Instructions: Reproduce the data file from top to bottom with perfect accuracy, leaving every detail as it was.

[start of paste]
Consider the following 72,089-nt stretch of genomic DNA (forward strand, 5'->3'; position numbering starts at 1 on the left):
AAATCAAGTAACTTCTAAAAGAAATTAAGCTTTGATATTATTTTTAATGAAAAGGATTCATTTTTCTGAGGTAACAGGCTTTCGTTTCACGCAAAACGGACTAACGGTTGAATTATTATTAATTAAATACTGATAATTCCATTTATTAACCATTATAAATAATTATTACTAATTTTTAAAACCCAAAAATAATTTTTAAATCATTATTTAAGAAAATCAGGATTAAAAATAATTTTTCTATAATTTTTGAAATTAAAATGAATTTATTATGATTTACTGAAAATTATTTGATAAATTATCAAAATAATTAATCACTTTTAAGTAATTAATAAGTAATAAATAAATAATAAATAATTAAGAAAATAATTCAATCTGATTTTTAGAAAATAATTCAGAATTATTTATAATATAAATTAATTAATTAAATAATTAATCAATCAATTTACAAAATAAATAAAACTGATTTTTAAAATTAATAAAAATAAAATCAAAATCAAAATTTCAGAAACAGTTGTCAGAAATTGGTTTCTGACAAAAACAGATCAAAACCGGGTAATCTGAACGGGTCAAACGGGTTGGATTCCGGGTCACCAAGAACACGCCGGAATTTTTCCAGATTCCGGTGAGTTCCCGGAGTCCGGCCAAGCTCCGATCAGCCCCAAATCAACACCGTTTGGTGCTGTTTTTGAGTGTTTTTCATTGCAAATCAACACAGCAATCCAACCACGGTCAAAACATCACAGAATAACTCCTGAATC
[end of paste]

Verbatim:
Consider the following 72,089-nt stretch of genomic DNA (forward strand, 5'->3'; position numbering starts at 1 on the left):
AAATCAAGTAACTTCTAAAAGAAATTAAGCTTTGATATTATTTTTAATGAAAAGGATTCATTTTTCTGAGGTAACAGGCTTTCGTTTCACGCAAAACGGACTAACGGTTGAATTATTATTAATTAAATACTGATAATTCCATTTATTAACCATTATAAATAATTATTACTAATTTTTAAAACCCAAAAATAATTTTTAAATCATTATTTAAGAAAATCAGGATTAAAAATAATTTTTCTATAATTTTTGAAATTAAAATGAATTTATTATGATTTACTGAAAATTATTTGATAAATTATCAAAATAATTAATCACTTTTAAGTAATTAATAAGTAATAAATAAATAATAAATAATTAAGAAAATAATTCAATCTGATTTTTAGAAAATAATTCAGAATTATTTATAATATAAATTAATTAATTAAATAATTAATCAATCAATTTACAAAATAAATAAAACTGATTTTTAAAATTAATAAAAATAAAATCAAAATCAAAATTTCAGAAACAGTTGTCAGAAATTGGTTTCTGACAAAAACAGATCAAAACCGGGTAATCTGAACGGGTCAAACGGGTTGGATTCCGGGTCACCAAGAACACGCCGGAATTTTTCCAGATTCCGGTGAGTTCCCGGAGTCCGGCCAAGCTCCGATCAGCCCCAAATCAACACCGTTTGGTGCTGTTTTTGAGTGTTTTTCATTGCAAATCAACACAGCAATCCAACCACGGTCAAAACATCACAGAATAACTCCTGAATC